In a survey by IBM CEO’s considered creativity to be one of the most important factors to success. Yet turn around and ask anyone in your office if they’re creative (outside of the creative department of course) and ask them are you creative. Yeah you know it. They’ll say no, as most of us do.
I love to say this but we’re all wrong. We all think of the arts when we talk creativity. It either lays in design that is tangible or its something we do when we’re a genius locked away in a room by ourselves, but both couldn’t be further from the truth.
So how do we unlock our creativity? Creativity relies on a depth of understanding of a problem that doesn’t come without a personal connection or experience. This is what evokes inspiration in us. If we are trying to solve the problems of our customers we need to connect with them. We need to experience the problem or connect with them to understand their perspective.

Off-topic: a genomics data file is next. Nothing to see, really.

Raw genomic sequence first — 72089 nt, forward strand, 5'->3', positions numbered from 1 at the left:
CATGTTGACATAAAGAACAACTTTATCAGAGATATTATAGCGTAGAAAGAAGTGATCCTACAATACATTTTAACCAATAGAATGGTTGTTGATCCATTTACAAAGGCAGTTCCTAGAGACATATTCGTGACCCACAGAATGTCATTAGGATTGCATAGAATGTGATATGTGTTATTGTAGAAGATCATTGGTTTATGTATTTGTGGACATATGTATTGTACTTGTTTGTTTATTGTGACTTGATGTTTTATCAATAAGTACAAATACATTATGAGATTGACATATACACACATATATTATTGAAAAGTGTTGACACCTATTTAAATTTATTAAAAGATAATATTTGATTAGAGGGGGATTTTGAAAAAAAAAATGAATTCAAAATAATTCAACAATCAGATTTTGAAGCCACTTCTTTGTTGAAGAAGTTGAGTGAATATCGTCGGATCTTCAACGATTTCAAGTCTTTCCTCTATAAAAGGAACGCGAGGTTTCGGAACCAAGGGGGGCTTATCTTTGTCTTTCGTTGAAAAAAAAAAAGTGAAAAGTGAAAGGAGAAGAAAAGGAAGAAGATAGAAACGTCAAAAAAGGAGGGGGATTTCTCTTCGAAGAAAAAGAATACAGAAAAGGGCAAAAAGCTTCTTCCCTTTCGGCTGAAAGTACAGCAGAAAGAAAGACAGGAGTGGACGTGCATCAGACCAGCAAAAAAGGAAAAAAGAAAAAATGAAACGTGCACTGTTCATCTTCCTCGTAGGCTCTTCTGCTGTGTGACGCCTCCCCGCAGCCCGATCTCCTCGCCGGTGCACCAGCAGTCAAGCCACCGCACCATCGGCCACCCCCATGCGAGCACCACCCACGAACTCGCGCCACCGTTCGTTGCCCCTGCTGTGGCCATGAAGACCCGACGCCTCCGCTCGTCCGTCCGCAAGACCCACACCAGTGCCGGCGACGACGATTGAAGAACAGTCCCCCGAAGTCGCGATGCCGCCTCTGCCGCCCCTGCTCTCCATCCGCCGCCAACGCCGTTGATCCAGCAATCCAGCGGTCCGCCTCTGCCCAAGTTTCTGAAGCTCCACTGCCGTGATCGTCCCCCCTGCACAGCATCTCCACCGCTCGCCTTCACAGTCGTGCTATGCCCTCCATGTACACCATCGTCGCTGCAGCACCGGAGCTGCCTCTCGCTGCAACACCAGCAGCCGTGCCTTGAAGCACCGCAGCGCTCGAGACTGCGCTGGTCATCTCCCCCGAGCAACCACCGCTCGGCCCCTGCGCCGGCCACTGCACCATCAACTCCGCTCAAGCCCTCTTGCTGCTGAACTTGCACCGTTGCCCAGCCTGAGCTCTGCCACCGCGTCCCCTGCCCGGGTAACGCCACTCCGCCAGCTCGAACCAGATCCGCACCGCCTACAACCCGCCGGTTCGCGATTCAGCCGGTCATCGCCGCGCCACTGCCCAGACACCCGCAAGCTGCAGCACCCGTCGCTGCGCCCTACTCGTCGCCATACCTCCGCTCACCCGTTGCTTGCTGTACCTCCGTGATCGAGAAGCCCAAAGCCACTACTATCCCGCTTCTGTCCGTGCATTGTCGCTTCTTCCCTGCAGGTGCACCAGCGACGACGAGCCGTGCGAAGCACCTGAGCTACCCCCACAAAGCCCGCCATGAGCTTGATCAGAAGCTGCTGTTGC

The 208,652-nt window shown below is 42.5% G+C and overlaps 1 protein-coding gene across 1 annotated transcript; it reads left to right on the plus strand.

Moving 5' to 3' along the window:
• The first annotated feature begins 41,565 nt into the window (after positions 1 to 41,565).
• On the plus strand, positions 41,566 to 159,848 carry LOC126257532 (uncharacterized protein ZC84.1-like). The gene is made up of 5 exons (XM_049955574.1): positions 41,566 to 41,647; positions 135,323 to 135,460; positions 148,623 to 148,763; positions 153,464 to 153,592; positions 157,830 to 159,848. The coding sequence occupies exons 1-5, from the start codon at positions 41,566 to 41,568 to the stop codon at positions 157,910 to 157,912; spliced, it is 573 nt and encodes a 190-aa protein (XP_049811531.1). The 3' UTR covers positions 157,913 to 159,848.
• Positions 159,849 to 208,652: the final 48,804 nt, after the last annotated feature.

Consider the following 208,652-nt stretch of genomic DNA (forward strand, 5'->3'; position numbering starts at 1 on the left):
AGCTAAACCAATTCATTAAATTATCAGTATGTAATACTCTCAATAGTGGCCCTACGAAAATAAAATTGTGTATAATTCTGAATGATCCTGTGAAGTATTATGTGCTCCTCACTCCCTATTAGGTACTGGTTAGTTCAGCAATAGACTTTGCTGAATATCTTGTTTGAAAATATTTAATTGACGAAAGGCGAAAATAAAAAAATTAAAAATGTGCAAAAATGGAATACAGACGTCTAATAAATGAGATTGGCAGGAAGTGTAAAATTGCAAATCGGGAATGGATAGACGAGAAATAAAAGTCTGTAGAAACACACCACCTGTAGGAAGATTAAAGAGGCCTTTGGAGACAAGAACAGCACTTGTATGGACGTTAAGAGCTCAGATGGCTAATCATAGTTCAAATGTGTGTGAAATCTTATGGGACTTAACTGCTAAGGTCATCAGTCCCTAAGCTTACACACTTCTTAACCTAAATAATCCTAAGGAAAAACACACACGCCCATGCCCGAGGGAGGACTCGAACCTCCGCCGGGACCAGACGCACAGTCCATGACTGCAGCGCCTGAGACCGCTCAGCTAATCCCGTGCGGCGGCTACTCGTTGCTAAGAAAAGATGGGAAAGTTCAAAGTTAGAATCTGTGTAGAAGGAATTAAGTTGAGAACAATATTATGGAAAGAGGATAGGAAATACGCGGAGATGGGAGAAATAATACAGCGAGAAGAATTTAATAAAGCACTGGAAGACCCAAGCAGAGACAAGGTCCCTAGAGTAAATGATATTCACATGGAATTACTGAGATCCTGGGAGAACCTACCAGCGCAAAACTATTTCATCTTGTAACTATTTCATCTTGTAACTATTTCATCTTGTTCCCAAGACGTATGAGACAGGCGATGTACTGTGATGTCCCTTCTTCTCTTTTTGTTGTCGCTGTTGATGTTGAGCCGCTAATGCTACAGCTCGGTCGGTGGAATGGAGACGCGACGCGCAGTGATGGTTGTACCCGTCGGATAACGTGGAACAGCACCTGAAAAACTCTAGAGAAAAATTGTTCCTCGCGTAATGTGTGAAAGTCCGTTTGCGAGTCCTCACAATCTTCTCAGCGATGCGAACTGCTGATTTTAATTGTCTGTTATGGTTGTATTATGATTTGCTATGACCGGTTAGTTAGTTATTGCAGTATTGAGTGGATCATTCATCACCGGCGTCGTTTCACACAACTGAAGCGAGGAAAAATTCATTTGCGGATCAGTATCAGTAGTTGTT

Why do you think startups have the ability to be disruptive over the big conglomerates? Its because their story comes from experiencing the frustration or pain of a problem and they become so focused on fixing it that it becomes a passion and purpose onto itself. They understand the problem intimately.
It doesn’t stop there the creative thinkers of our time experience something, get inspired by an idea and then analyse it from different perspectives to pull it apart to see if their idea is viable.